Developing the UK’s Most Sustainable Leisure Centre
A partnership between Schneider Electric and Associated Technology Services (ATS) is set to deliver the first leisure centre in the United Kingdom to meet the Passivhaus standard for sustainability.
Operated by Exeter City Council, the leisure centre at St Sidwell’s Point in Exeter is a centrepiece of the city’s ambitious regeneration plans, and will set new sustainability standards in the sector by saving 70 per cent more energy than similar buildings built to traditional methods.
Designed by Gale & Snowden, the development features a new state-of-the-art indoor municipal pool facility, including a main national standard swimming pool and learners’ pool with supporting and dry sports facilities – with all pools utilising virtually chemical-free filtration technology and utilising a novel heating solution that uses energy from 150 exercise stations to help heat the water.
Passivhaus buildings provide a high level of occupant comfort despite using very little energy for heating and cooling. They are built with meticulous attention to detail and rigorous design and construction according to principles developed by the Passivhaus Institute in Germany, and are certified through an exacting quality assurance process.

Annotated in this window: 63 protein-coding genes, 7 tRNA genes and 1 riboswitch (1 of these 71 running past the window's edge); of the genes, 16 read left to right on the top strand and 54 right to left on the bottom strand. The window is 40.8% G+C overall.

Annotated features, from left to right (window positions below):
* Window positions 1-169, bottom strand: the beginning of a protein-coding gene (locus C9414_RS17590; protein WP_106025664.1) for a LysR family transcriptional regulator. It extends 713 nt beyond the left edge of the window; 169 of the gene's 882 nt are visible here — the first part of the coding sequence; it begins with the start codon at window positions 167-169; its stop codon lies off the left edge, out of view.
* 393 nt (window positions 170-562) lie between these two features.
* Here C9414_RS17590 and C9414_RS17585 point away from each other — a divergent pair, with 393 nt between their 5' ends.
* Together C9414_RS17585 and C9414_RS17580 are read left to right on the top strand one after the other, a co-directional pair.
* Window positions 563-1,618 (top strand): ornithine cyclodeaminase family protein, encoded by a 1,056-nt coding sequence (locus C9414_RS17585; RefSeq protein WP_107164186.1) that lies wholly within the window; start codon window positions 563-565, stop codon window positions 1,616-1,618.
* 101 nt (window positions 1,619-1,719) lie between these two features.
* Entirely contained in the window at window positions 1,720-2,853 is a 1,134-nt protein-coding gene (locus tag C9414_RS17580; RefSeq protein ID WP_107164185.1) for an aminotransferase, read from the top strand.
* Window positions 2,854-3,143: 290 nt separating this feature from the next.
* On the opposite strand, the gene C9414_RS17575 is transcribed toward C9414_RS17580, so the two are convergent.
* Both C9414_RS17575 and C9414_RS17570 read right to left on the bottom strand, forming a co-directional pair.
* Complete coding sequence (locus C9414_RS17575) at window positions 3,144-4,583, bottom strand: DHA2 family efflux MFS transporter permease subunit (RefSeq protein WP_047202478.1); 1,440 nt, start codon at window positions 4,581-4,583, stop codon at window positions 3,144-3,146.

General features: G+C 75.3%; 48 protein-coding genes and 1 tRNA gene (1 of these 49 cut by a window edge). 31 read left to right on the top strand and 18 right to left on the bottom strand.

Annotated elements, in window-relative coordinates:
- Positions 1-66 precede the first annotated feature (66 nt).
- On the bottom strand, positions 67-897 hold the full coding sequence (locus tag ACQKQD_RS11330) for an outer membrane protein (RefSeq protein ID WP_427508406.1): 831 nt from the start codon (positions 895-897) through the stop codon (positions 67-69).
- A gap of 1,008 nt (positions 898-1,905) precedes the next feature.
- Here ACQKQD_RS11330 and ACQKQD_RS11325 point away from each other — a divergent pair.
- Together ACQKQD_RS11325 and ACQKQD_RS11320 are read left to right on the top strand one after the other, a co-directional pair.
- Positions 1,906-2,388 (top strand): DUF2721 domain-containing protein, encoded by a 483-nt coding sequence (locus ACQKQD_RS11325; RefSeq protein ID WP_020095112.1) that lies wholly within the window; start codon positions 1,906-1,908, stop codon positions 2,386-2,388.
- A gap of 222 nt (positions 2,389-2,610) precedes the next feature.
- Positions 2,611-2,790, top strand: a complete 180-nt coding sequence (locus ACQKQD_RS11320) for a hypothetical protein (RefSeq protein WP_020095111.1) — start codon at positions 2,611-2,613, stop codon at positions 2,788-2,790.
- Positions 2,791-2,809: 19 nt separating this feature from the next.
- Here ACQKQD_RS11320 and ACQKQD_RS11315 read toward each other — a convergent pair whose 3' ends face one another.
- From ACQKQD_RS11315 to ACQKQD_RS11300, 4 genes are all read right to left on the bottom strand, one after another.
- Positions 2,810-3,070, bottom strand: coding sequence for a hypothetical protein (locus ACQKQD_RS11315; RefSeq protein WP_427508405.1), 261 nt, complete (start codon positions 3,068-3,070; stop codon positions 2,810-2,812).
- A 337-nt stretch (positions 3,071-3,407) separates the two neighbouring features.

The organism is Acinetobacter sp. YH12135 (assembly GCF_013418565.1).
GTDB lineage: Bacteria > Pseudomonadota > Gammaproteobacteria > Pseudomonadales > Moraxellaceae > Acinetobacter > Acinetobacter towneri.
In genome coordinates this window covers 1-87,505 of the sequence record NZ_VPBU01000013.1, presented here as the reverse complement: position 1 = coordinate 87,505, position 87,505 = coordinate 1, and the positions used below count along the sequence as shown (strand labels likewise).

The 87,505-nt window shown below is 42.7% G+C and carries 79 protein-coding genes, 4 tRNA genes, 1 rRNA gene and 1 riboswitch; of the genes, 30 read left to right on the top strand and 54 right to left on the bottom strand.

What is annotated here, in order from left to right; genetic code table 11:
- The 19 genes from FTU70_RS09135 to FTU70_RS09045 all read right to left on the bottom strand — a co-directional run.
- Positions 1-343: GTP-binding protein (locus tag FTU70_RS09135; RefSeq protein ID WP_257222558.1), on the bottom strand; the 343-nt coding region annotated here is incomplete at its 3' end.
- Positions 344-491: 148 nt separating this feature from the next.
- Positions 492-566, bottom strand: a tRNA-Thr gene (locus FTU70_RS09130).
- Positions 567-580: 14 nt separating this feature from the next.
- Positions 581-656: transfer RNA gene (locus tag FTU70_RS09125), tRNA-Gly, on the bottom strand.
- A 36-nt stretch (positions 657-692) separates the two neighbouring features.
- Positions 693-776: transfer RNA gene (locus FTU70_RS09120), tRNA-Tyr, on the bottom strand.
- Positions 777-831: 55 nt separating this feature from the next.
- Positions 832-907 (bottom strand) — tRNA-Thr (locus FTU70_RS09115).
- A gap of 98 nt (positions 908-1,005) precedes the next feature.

ATS is involved with the design, programming and comissioning of a building management system to ensure the centre operates with minimum energy consumption. Software will also continuously identify and eliminate energy waste.
“We are delighted to be involved with St Sidwell’s Point leisure centre. The building is best-in-class and shows what is possible with the latest Schneider Electric technology,” comments Matthew Wallace, national account manager for digital energy at Schneider Electric.
ATS managing director, Mathew Baker, adds, “Given the volume of data and processing speed that Passivhaus schemes require, EcoStruxure was best placed to cater to this need. The ability to collect and analyse data in real-time allows the facility managers to maximise the efficiency of the building. As public bodies strive to achieve net zero, smart technologies that identify and reduce energy waste in all its forms will be increasingly crucial.”